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A Writers Bureau course isn’t just for Christmas!

November 27th, 2009

I recently came across the website Goodreads which describes itself as ‘the world’s largest reading room’.  You’ll certainly find a well-read group of people participating, lots of literary trivia and, for me, the constantly changing stream of pithy quotations from famous people is one of the best things about it.

The Internet has certainly changed the way most writers work.  It’s made research, communication and publication so much easier and has cut down on the feeling of isolation that many writers experience.  But there are dangers out there and we need to be aware of them.  The SFWA (Science Fiction and Fantasy Writers of America) have a terrific section on their website exposing dubious agents and publishers, scams and dicey literary competitions.

You’ll find that the information doesn’t just apply to American Sci-fi fanatics – it’s useful to anyone who writes.  It’s definitely worth checking out and might just spare your blushes or prevent you getting ripped off.

How many shopping days left till Christmas?  Stop worrying about it and buy your loved one a Writers Bureau course!  They’ll be so grateful that when they become rich and famous they’ll keep you in luxury for the rest of your life – so look on it as a sensible investment.

Joking apart, if you order now we can extend the 15 day trial period to the end of the first week in January so that they have plenty of time to look through it once they’ve got over the surfeit of turkey and tequila. Who knows, it could be the start of a new career for 2010!

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£10,000 prize for unpublished writer!

November 20th, 2009

Back in October I was railing against the Sunday Times short story competition and the fact that it was only open to writers who had already published work.  Now there’s another high-prize competition – the Brit Writers’ Awards.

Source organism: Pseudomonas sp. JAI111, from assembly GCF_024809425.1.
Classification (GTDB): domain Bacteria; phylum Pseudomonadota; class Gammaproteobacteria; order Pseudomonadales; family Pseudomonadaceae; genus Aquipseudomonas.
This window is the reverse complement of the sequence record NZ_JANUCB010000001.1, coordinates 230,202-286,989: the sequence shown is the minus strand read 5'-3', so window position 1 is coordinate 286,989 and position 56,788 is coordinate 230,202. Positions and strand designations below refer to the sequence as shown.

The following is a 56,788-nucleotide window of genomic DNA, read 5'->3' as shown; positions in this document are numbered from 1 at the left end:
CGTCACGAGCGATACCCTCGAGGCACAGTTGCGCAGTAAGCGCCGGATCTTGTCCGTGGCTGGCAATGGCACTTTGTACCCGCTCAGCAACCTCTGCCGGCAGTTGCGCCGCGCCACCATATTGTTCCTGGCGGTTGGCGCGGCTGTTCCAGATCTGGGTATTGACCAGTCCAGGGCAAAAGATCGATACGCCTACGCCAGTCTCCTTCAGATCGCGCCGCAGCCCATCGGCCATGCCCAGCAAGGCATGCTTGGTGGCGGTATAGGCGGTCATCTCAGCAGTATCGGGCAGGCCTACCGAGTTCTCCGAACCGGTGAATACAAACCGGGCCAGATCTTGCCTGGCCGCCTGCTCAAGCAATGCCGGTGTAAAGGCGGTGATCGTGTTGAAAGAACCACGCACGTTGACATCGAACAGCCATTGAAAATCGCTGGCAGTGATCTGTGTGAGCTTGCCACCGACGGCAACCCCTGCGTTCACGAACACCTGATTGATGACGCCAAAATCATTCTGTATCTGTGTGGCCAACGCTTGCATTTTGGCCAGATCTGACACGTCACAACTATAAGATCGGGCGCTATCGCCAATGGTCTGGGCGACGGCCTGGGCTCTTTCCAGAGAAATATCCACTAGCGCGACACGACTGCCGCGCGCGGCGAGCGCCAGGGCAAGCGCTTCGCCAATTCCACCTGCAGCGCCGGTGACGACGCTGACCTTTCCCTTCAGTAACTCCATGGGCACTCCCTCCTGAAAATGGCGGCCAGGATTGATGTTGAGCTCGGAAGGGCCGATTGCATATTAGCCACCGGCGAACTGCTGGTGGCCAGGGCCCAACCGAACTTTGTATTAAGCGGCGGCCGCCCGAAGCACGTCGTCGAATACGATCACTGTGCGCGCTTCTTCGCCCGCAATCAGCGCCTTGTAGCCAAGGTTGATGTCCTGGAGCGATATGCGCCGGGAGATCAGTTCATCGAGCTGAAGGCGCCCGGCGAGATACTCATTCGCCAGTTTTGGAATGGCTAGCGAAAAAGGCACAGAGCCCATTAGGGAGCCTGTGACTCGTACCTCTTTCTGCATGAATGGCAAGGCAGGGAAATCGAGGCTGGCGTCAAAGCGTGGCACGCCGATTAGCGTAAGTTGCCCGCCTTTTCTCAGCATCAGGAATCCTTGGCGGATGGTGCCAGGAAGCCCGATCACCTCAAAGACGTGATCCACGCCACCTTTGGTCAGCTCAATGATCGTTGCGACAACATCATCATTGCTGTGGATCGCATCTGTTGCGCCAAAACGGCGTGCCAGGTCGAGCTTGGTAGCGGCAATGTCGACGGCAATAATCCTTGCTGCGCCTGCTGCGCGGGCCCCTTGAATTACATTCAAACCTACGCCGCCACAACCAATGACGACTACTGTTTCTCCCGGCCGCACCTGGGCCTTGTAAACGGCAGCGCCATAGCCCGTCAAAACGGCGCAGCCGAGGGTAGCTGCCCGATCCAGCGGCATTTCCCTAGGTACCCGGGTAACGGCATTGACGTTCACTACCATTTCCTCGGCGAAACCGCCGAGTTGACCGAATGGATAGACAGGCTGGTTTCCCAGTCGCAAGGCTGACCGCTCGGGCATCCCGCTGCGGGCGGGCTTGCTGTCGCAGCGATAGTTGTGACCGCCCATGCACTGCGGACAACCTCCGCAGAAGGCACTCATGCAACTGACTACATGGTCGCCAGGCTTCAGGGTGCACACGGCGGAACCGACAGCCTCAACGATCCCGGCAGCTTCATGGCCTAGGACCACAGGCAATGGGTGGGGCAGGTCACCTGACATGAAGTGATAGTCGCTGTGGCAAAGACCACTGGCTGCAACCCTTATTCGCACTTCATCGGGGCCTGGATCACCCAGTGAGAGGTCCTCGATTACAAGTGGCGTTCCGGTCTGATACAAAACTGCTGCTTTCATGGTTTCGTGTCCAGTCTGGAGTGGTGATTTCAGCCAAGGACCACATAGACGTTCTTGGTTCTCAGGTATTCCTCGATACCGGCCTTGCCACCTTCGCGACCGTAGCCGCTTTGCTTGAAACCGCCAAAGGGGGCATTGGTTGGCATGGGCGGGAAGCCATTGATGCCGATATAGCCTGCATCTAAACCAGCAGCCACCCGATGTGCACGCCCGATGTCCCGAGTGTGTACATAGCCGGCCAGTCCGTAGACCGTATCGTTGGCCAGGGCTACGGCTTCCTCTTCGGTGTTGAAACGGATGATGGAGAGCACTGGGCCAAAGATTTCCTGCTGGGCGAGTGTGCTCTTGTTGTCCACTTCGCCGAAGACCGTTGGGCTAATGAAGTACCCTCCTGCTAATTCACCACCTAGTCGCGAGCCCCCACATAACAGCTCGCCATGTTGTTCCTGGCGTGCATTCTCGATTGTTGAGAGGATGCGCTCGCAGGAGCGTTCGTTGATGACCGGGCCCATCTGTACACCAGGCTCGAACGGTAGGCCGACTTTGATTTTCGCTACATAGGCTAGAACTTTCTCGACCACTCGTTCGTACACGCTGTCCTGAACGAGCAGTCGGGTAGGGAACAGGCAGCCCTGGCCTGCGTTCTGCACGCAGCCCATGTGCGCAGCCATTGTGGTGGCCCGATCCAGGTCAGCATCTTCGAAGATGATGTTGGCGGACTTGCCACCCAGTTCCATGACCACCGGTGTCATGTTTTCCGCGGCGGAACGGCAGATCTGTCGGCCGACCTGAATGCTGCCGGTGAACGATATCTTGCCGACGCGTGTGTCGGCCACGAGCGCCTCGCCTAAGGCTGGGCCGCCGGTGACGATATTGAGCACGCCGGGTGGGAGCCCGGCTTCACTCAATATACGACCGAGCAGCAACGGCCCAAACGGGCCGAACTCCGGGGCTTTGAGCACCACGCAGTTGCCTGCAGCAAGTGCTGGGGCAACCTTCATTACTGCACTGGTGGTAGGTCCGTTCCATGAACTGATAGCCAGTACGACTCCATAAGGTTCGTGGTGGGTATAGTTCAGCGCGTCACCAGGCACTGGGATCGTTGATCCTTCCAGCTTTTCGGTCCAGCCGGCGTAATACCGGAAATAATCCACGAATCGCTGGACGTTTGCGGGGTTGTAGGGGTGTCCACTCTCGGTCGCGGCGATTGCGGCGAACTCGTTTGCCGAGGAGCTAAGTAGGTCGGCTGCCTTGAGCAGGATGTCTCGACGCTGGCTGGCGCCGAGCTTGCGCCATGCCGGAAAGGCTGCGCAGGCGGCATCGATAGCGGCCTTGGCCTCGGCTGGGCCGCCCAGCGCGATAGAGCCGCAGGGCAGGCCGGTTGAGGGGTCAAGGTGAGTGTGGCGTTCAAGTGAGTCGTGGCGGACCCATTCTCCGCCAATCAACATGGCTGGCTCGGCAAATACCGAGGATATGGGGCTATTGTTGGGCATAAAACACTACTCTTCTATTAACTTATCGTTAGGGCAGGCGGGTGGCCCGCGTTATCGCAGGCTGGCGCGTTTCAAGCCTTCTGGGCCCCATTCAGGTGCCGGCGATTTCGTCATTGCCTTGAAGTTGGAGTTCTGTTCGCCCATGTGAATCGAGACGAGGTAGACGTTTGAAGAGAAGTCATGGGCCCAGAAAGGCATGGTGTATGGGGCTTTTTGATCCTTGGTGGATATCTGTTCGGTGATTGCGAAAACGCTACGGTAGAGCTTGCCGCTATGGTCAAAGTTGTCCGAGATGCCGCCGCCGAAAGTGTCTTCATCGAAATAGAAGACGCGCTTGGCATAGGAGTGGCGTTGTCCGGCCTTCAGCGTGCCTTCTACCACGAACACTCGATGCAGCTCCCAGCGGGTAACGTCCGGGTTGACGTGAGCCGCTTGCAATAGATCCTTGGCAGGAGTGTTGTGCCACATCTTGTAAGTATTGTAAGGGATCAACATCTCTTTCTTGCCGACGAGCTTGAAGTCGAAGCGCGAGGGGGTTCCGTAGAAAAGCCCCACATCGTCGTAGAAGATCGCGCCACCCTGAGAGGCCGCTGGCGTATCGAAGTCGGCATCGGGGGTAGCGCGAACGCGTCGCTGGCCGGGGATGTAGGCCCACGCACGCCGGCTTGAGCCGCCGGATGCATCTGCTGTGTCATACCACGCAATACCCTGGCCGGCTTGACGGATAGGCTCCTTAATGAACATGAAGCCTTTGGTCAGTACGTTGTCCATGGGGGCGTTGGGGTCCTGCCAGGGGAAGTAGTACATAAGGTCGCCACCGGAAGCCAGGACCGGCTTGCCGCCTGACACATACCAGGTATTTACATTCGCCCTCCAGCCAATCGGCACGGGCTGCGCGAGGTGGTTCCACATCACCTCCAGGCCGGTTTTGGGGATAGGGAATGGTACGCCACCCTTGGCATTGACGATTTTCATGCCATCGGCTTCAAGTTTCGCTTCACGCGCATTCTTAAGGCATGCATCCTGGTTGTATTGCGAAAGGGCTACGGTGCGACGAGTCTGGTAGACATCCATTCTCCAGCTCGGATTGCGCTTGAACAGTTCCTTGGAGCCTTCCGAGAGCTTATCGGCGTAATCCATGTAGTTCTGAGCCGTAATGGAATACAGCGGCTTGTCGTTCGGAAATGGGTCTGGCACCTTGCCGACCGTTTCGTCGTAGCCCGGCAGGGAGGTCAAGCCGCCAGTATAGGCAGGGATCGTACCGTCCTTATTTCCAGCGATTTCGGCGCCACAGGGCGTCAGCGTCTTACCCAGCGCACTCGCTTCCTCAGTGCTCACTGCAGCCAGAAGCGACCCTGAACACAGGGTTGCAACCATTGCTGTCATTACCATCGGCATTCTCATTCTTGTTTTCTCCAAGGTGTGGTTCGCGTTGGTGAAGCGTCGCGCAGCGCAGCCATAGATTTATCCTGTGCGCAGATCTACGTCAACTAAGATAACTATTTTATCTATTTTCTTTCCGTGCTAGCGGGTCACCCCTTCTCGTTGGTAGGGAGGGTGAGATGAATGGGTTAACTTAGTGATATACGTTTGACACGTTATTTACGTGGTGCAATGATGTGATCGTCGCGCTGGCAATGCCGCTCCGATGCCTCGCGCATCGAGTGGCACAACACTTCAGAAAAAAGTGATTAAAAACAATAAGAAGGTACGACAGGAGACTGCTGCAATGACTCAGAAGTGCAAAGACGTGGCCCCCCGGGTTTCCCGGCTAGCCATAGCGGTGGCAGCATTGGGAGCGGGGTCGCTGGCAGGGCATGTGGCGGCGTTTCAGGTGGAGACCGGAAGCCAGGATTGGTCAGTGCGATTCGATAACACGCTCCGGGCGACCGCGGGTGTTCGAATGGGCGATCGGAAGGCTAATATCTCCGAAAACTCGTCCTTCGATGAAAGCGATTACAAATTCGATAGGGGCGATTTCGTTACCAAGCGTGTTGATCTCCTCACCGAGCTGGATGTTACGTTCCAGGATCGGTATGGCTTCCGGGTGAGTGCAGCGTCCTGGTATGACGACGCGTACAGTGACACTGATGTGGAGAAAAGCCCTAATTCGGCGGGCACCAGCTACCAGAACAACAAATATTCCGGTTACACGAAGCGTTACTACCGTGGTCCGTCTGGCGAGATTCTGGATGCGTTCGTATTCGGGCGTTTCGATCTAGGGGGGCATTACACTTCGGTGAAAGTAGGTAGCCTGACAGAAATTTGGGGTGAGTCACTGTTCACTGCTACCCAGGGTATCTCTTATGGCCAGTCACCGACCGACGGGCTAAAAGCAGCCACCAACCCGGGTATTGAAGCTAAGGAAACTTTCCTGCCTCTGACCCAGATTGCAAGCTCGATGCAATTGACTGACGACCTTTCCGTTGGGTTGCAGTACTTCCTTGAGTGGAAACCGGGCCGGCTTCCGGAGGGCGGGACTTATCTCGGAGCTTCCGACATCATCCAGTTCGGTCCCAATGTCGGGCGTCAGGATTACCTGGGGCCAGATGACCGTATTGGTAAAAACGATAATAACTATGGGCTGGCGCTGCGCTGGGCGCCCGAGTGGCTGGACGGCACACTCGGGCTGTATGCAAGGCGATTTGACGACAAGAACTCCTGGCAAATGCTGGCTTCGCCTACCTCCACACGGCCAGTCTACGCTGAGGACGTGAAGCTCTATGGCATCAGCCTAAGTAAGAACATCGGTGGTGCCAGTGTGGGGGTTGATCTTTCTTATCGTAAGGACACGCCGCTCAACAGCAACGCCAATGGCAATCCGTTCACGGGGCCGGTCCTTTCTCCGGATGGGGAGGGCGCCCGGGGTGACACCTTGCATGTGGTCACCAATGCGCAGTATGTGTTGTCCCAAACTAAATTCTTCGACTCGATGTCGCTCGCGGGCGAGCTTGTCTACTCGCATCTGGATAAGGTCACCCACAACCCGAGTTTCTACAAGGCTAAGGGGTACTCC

The main prize is £10,000 with other awards in different categories.  This time, though, it’s firmly targeted at unpublished writers; so it might be worth visiting their website. But you’ll have to get your skates on because the closing date is 18th December.  And be warned!  There is quite a hefty entry fee – so read the blurb carefully before deciding to send an entry.

Moving on, have you ever stayed in a Travelodge?  Apparently, over 7,200 books were left behind by guests in the past 12 months.  Two of the three ‘most discarded’ titles are quite revealing.  The top one is ‘Pushed to the Limit’ by Katie Price (I got to the end of page two and couldn’t push myself to read any further!)  In second place is ‘Dreams from My Father’ by Barack Obama – worthy, but…

At least they probably served their purpose for Travelodge, ensuring that guests got a good night’s sleep rather than burning the midnight oil in their eagerness to find out what happened next.

And I’ll leave you with a final piece of trivia.  Yesterday was World Toilet Day 2009.  You might look askance, but did you know that there are 2.5 billion people with nowhere safe, private or hygienic to go to the toilet.  It’s an excellent way for charities to raise funds to help.  So, this year if you’re tempted to buy your loved one the usual unwanted junk for Christmas, think again.  A £30 donation on their behalf could leave someone, somewhere flushed with happiness.